A judge Wednesday declined to issue an emergency order compelling Cabot to continue the deliveries. The judge, who sits on the state's Environmental Hearing Board, set a Dec. 7 deadline for arguments on a second, related petition filed by lawyers for the families.
The decision left residents who do not think their water is safe scrambling to find alternate sources.
"We are in desperate need here," said Scott Ely, 42, who is married with three young children at home.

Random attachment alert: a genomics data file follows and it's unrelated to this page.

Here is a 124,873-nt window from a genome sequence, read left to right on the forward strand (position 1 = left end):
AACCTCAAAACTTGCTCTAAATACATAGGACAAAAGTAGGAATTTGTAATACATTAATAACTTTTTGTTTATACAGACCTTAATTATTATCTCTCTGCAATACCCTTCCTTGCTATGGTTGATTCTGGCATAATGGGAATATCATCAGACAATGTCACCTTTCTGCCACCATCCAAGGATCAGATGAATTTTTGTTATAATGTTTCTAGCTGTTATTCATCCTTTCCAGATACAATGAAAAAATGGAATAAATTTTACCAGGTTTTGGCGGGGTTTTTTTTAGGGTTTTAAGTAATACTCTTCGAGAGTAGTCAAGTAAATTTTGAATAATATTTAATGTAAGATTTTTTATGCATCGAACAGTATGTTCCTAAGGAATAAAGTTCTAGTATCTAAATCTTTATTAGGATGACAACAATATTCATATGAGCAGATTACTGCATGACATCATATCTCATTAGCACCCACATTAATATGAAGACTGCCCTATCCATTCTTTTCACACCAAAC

State regulators previously determined that Cabot drilled faulty gas wells that allowed methane to escape into Dimock's aquifer. The company denied responsibility but has been banned from drilling in a 9-square-mile area of Dimock since April 2010.
A Cabot spokesman said Wednesday that the company had worked diligently to resolve the problems.
"Cabot has reconditioned water wells, drilled new water wells and installed treatment systems that work properly and effectively," George Stark said via e-mail. "Additionally, we have tested the water and the results have as proven the water meets federal safe drinking water standards."